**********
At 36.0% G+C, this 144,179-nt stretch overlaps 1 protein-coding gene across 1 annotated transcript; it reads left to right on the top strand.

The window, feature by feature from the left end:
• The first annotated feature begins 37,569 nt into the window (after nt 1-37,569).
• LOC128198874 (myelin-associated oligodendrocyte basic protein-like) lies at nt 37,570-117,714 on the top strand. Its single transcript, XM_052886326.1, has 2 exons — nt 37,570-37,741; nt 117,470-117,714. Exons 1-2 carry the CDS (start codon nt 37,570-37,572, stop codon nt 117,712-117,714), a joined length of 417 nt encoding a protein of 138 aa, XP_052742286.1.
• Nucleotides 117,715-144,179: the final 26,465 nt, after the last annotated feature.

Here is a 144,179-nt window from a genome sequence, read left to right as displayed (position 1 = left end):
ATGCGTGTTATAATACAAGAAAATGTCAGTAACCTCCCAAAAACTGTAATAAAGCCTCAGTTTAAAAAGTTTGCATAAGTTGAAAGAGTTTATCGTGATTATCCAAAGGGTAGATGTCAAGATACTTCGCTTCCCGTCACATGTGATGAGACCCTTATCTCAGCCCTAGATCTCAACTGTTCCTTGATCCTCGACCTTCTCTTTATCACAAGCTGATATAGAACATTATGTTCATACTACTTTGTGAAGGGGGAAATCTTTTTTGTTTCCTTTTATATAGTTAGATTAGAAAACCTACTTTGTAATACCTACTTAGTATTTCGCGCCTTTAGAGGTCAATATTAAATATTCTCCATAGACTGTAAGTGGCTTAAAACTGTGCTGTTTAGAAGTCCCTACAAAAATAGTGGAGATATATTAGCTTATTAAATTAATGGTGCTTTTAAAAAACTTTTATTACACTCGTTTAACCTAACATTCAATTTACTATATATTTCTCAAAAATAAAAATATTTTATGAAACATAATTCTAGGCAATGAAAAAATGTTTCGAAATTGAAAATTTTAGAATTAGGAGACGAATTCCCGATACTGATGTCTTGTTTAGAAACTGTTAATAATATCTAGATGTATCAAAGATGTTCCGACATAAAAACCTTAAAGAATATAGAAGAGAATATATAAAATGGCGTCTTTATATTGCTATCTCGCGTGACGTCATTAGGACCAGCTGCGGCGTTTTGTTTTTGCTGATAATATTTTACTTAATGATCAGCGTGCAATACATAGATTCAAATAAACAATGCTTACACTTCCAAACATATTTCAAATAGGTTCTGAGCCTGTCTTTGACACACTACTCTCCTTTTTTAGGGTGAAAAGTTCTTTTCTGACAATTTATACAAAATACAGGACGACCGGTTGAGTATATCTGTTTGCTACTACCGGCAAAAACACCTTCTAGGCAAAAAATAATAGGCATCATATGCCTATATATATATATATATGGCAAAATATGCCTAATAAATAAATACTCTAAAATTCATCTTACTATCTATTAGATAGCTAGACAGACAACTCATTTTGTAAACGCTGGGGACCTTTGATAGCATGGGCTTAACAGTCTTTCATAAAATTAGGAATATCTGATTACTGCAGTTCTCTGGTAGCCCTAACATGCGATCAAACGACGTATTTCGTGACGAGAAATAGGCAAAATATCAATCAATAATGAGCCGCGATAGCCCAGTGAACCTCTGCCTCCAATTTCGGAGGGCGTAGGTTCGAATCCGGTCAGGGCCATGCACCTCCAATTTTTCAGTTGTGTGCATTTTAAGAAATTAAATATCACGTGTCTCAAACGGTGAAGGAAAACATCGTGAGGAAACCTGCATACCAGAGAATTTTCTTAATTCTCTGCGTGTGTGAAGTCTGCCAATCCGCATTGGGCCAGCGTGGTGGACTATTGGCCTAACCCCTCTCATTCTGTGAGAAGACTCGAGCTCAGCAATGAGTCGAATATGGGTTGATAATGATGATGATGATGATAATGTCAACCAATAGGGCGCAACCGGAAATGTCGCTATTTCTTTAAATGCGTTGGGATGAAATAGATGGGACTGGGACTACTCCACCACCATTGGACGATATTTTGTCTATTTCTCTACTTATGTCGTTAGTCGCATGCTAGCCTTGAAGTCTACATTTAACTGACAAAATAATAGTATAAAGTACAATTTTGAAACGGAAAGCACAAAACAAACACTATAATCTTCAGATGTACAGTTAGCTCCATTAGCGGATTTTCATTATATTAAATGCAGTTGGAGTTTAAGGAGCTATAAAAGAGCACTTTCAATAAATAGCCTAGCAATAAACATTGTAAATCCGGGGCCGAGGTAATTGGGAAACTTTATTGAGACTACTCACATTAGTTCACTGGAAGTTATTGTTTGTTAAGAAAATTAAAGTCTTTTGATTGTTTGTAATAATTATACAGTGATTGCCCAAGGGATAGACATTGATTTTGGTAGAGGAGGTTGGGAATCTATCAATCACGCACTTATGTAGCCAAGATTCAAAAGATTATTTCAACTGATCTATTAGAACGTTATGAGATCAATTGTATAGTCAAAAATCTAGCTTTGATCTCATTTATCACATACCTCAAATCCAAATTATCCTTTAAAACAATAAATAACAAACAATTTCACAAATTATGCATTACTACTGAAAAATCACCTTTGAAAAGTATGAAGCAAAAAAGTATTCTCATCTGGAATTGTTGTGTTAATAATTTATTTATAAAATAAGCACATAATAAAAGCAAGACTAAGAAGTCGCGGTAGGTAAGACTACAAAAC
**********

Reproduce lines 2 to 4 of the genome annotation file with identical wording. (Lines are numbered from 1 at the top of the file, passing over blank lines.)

The window, feature by feature from the left end:
• The first annotated feature begins 37,569 nt into the window (after nt 1-37,569).
• LOC128198874 (myelin-associated oligodendrocyte basic protein-like) lies at nt 37,570-117,714 on the top strand. Its single transcript, XM_052886326.1, has 2 exons — nt 37,570-37,741; nt 117,470-117,714. Exons 1-2 carry the CDS (start codon nt 37,570-37,572, stop codon nt 117,712-117,714), a joined length of 417 nt encoding a protein of 138 aa, XP_052742286.1.